How to reinvent the wheel: Getting more out of EPA greenhouse gas standards

New analysis shows that relying on a vehicle’s lifetime miles traveled, rather than a class average, would reduce the costs of achieving greenhouse gas standards.


Sept. 22, 2020

News Type

Press Release

When it comes to lifetime miles, not all vehicles are the same. A small sport utility vehicle typically has fewer lifetime miles than a pickup truck, but fuel economy and greenhouse gas standards treat them the same. According to the US Environmental Protect Agency (EPA), similar makes and models have similar lifetime miles—an assumption that provides disproportionate incentives for manufacturers to reduce emissions from vehicles that aren’t driven much. 

In a new issue brief, RFF Senior Fellow Joshua Linn quantifies the distortions that these assumptions produce. The research finds that EPA assumptions create inefficient incentives and increase compliance costs of standards by up to $1 billion USD per year.

“The Trump administration has dramatically weakened federal fuel economy and greenhouse gas standards for cars and light trucks,” Linn said. “As politicians and advocacy groups respond with ambitious new policy proposals to reduce emissions from passenger vehicles, there is significant opportunity in making our existing federal standards more accurate.”

Topline Findings

  • Fuel economy and greenhouse gas standards generally do not consider the differences in lifetime miles between makes and models, treating them as the same vehicle in terms of lifetime miles traveled. 
  • Actual real-world driving differs by 10–15% across typical models of the same size class.
  • Not accounting for these differences in lifetime miles raises the cost of implementing federal standards. Accounting for variations among different car models would reduce costs of achieving the standards by up to 30%—roughly $1 billion USD per year.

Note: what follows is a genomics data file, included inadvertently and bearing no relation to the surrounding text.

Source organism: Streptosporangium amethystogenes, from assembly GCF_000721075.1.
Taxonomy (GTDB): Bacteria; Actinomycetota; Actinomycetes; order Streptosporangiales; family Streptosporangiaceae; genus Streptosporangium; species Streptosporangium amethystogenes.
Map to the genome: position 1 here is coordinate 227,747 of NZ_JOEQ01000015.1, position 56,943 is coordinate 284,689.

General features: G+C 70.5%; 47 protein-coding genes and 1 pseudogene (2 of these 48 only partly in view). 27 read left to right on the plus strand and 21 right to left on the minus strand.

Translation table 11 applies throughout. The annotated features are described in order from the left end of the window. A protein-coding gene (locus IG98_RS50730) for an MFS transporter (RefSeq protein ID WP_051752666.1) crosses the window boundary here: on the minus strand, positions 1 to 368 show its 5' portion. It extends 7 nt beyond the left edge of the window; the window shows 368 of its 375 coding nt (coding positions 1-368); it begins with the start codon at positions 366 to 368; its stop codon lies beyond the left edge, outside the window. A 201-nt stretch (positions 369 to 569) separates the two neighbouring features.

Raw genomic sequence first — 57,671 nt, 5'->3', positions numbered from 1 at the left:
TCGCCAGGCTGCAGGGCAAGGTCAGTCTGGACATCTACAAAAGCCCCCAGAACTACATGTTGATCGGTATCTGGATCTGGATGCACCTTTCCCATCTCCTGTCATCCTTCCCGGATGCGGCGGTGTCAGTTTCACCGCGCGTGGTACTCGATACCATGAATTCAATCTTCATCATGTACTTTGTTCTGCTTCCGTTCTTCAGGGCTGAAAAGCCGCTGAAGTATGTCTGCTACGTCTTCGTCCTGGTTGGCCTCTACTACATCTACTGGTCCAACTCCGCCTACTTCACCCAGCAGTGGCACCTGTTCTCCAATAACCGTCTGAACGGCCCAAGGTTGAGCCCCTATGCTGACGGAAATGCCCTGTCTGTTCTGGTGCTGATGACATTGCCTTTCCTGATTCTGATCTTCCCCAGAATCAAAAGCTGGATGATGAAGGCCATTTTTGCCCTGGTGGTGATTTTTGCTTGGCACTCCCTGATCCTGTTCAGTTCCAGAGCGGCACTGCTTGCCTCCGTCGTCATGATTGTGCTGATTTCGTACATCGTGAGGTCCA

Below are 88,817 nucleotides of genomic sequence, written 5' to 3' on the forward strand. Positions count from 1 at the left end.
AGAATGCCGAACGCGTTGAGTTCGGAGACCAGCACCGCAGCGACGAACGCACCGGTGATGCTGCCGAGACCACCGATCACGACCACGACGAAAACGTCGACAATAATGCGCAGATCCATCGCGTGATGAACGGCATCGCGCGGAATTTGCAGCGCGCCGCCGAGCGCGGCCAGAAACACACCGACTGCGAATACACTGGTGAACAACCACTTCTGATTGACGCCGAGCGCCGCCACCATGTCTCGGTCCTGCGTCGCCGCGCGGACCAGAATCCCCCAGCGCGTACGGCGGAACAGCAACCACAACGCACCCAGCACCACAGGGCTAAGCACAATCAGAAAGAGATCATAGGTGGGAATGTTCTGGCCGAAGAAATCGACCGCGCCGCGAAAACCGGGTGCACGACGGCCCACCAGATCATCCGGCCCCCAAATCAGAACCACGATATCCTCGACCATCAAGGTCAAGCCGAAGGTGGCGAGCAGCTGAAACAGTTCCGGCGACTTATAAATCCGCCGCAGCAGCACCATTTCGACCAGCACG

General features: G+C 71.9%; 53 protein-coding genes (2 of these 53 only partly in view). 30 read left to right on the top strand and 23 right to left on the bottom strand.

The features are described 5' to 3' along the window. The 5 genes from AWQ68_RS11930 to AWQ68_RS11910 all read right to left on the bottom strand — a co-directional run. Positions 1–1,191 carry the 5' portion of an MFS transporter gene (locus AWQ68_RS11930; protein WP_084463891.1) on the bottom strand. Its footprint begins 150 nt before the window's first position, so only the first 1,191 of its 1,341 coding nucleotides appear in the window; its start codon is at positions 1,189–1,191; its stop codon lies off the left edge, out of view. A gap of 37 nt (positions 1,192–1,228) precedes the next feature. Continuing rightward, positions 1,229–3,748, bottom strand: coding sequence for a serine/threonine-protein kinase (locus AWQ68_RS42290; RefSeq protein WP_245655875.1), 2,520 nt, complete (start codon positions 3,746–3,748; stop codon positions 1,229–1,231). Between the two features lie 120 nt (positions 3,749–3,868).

• Because of these differences, marginal incentives to reduce emissions are roughly 10–15% higher or lower than what is economically efficient. 

“The higher the miles traveled, the greater the emissions reduction caused by a given drop in the emissions rate,” Linn writes. “A manufacturer should earn more credits when it reduces the emissions rate of a vehicle with high lifetime miles compared to one with low lifetime miles. However, the EPA crediting system does not allocate credits this way.” 

To learn more about these findings, read the issue brief, “Reducing the Costs of Federal Fuel Economy and Greenhouse Gas Standards by Accurately Estimating Lifetime Vehicle Miles Traveled” by RFF Senior Fellow Joshua Linn.

Resources for the Future (RFF) is an independent, nonprofit research institution in Washington, DC. Its mission is to improve environmental, energy, and natural resource decisions through impartial economic research and policy engagement. RFF is committed to being the most widely trusted source of research insights and policy solutions leading to a healthy environment and a thriving economy.

Unless otherwise stated, the views expressed here are those of the individual authors and may differ from those of other RFF experts, its officers, or its directors. RFF does not take positions on specific legislative proposals.

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